Sunday, February 16, 2003

I am not a tidy person and, prior to meeting Sarah, housework had not been made a part of my nature by breeding or chore. My inclination is to leave things as they are, to surrender to the gradual bliss of entropy, to allow the accumulation of what Philip K. Dick called Kipple.

Sarah is my opposite in this regard. She is a natural born Feng Shui master, a bringer of order, a placer of objects in their proper places.

Over the years I have absorbed a portion of Sarah's tidy ways, it's true. In fact I have come to agree with Sarah when she tells me that cleanliness is next to godliness. Still, when she is away I tend to slip into old ways. . . unopened mail mounts daily higher, dirty dishes linger in the sink, and, on bad days, the bed remains unmade. With Sarah absent from our home I don't make the effort to keep things in order as much as I might.

I ought to, though. I have just spent the past two and a half hours or so scrubbing, sweeping, pushing a vaccuum and, with my other hand, juggling three loads of laundry. As I sit here typing there is a definite energy in the room that was not here yesterday. There is a sense of alingment that seems to have come into focus with the cleaning of the space.

Today's clean up was motivated by Sarah's return tomorrow but I'm glad I did it right now because I feel better having done it. For some time now I have tried to approach house work with a positive attitude, even when I would rather do something else. It is useful for me to view the task as a form of meditation, so that I might reap from the moments spent so engaged whatever value there is rather than squander the time in shoddy work and inattentiveness. No doubt my Buddhist leanings have influenced this turn of thought.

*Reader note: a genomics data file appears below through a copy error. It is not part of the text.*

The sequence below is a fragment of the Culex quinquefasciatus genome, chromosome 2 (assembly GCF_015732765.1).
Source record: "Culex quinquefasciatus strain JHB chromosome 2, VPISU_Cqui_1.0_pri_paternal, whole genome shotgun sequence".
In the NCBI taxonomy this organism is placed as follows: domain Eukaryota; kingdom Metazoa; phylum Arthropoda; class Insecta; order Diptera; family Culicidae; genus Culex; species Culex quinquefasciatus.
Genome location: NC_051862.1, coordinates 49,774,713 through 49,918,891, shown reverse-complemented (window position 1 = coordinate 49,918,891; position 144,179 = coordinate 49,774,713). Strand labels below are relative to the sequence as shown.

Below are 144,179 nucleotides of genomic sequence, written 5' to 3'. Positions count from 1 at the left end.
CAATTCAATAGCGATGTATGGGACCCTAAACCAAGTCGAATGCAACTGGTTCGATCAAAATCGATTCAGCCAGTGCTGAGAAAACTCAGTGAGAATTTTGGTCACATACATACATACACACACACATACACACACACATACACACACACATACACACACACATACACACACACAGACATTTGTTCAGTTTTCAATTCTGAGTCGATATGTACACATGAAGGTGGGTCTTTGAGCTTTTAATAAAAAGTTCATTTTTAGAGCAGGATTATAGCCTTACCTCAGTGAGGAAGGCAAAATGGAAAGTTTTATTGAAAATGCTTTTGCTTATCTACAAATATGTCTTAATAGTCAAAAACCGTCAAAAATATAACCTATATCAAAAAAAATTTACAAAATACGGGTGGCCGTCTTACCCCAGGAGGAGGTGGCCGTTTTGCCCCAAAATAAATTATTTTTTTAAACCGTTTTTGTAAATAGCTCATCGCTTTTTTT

I wrote the following poems on this subject about ten years ago (I won't have a definite age until carbon dating results of the notebook originals have been returned from the lab):

Liberation Through Housework

The floor is a canvas
the broom a brush
and I, the consumate artist,
am sweeping up a masterpiece.


Cleaning the toilet
as it should be cleaned -
equal amounts of pride and care
added to the soap -
is a task of holy
and heroic proportions.
Scrub brush in hand
I stand
kissing the lips of God.

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